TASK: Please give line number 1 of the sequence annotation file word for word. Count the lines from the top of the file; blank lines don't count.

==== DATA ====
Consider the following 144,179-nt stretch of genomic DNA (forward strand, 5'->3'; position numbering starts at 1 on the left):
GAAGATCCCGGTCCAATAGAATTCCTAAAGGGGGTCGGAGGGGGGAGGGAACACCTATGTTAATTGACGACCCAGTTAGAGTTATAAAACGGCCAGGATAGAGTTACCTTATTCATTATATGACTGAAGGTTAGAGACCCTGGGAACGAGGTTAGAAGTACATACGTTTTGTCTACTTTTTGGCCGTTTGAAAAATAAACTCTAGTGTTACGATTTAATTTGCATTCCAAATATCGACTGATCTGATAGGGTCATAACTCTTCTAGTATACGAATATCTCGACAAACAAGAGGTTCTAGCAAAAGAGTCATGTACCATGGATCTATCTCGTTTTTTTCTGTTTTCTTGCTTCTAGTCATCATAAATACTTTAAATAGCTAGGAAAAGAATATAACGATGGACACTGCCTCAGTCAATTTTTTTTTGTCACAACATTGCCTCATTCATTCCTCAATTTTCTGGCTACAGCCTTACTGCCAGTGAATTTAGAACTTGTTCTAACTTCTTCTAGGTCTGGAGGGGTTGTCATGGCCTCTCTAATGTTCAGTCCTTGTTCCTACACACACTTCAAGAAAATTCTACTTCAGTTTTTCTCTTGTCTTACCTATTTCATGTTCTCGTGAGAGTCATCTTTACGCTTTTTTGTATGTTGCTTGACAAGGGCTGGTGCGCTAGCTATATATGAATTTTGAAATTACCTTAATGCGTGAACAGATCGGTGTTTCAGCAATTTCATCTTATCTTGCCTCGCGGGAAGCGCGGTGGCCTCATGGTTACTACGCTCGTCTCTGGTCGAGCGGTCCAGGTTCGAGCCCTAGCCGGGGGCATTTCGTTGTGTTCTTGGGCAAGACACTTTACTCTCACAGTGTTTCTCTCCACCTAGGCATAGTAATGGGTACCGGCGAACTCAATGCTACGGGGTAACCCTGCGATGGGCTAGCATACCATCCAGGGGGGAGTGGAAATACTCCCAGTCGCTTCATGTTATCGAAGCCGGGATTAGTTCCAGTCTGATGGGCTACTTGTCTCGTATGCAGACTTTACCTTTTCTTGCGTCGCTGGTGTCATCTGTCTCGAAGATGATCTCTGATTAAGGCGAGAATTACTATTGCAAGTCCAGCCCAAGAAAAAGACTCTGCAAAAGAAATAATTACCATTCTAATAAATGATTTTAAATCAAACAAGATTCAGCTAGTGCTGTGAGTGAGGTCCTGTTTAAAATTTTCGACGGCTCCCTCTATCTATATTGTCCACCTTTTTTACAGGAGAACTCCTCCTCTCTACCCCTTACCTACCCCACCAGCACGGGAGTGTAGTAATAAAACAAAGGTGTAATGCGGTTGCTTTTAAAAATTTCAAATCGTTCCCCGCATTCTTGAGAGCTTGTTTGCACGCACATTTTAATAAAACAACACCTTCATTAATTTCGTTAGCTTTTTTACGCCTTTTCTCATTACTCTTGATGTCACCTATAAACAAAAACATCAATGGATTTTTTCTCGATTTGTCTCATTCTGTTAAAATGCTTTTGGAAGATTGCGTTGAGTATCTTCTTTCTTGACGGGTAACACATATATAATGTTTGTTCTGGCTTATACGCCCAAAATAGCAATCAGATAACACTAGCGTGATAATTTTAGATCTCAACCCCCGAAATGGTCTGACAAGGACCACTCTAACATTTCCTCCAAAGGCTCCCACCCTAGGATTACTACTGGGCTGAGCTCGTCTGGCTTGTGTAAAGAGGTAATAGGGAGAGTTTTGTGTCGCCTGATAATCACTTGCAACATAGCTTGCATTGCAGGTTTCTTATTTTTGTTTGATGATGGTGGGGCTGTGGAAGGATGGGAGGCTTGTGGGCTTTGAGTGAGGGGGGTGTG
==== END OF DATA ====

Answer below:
Consider the following 144,179-nt stretch of genomic DNA (forward strand, 5'->3'; position numbering starts at 1 on the left):